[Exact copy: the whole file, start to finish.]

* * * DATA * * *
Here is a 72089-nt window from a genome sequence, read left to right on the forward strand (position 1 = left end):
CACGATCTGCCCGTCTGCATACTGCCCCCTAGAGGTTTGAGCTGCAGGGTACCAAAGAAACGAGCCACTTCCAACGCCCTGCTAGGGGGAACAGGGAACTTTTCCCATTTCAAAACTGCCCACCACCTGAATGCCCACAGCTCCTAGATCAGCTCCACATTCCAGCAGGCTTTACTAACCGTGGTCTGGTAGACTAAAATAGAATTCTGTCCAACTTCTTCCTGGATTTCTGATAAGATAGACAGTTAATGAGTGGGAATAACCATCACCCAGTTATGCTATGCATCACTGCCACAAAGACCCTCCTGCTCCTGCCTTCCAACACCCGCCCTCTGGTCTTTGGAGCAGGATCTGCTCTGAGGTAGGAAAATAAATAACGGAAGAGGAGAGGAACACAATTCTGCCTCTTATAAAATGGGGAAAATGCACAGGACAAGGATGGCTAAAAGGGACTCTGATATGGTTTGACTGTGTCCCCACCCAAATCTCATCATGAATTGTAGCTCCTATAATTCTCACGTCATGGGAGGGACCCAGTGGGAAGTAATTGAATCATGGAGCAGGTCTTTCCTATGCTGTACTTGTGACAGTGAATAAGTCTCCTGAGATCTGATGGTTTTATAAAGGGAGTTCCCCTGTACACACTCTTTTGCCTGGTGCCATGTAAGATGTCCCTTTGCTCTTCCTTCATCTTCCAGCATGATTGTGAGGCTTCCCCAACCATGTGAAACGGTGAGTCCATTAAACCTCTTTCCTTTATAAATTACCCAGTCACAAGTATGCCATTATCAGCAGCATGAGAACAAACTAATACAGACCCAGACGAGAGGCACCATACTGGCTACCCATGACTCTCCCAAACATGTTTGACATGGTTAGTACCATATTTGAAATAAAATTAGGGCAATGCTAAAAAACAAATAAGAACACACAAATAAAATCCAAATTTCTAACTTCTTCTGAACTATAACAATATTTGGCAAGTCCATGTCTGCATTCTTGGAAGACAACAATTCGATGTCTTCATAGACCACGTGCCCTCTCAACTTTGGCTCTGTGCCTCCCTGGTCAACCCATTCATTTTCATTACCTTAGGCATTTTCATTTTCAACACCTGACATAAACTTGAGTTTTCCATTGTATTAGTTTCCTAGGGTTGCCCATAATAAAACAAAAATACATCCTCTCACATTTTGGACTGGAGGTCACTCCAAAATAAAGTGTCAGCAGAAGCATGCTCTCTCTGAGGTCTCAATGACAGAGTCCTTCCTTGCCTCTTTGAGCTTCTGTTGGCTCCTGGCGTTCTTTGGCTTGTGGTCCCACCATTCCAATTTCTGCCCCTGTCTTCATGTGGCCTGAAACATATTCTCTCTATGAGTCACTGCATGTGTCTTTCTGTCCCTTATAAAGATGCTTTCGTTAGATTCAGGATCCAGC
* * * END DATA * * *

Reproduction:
Here is a 72089-nt window from a genome sequence, read left to right on the forward strand (position 1 = left end):
CACGATCTGCCCGTCTGCATACTGCCCCCTAGAGGTTTGAGCTGCAGGGTACCAAAGAAACGAGCCACTTCCAACGCCCTGCTAGGGGGAACAGGGAACTTTTCCCATTTCAAAACTGCCCACCACCTGAATGCCCACAGCTCCTAGATCAGCTCCACATTCCAGCAGGCTTTACTAACCGTGGTCTGGTAGACTAAAATAGAATTCTGTCCAACTTCTTCCTGGATTTCTGATAAGATAGACAGTTAATGAGTGGGAATAACCATCACCCAGTTATGCTATGCATCACTGCCACAAAGACCCTCCTGCTCCTGCCTTCCAACACCCGCCCTCTGGTCTTTGGAGCAGGATCTGCTCTGAGGTAGGAAAATAAATAACGGAAGAGGAGAGGAACACAATTCTGCCTCTTATAAAATGGGGAAAATGCACAGGACAAGGATGGCTAAAAGGGACTCTGATATGGTTTGACTGTGTCCCCACCCAAATCTCATCATGAATTGTAGCTCCTATAATTCTCACGTCATGGGAGGGACCCAGTGGGAAGTAATTGAATCATGGAGCAGGTCTTTCCTATGCTGTACTTGTGACAGTGAATAAGTCTCCTGAGATCTGATGGTTTTATAAAGGGAGTTCCCCTGTACACACTCTTTTGCCTGGTGCCATGTAAGATGTCCCTTTGCTCTTCCTTCATCTTCCAGCATGATTGTGAGGCTTCCCCAACCATGTGAAACGGTGAGTCCATTAAACCTCTTTCCTTTATAAATTACCCAGTCACAAGTATGCCATTATCAGCAGCATGAGAACAAACTAATACAGACCCAGACGAGAGGCACCATACTGGCTACCCATGACTCTCCCAAACATGTTTGACATGGTTAGTACCATATTTGAAATAAAATTAGGGCAATGCTAAAAAACAAATAAGAACACACAAATAAAATCCAAATTTCTAACTTCTTCTGAACTATAACAATATTTGGCAAGTCCATGTCTGCATTCTTGGAAGACAACAATTCGATGTCTTCATAGACCACGTGCCCTCTCAACTTTGGCTCTGTGCCTCCCTGGTCAACCCATTCATTTTCATTACCTTAGGCATTTTCATTTTCAACACCTGACATAAACTTGAGTTTTCCATTGTATTAGTTTCCTAGGGTTGCCCATAATAAAACAAAAATACATCCTCTCACATTTTGGACTGGAGGTCACTCCAAAATAAAGTGTCAGCAGAAGCATGCTCTCTCTGAGGTCTCAATGACAGAGTCCTTCCTTGCCTCTTTGAGCTTCTGTTGGCTCCTGGCGTTCTTTGGCTTGTGGTCCCACCATTCCAATTTCTGCCCCTGTCTTCATGTGGCCTGAAACATATTCTCTCTATGAGTCACTGCATGTGTCTTTCTGTCCCTTATAAAGATGCTTTCGTTAGATTCAGGATCCAGC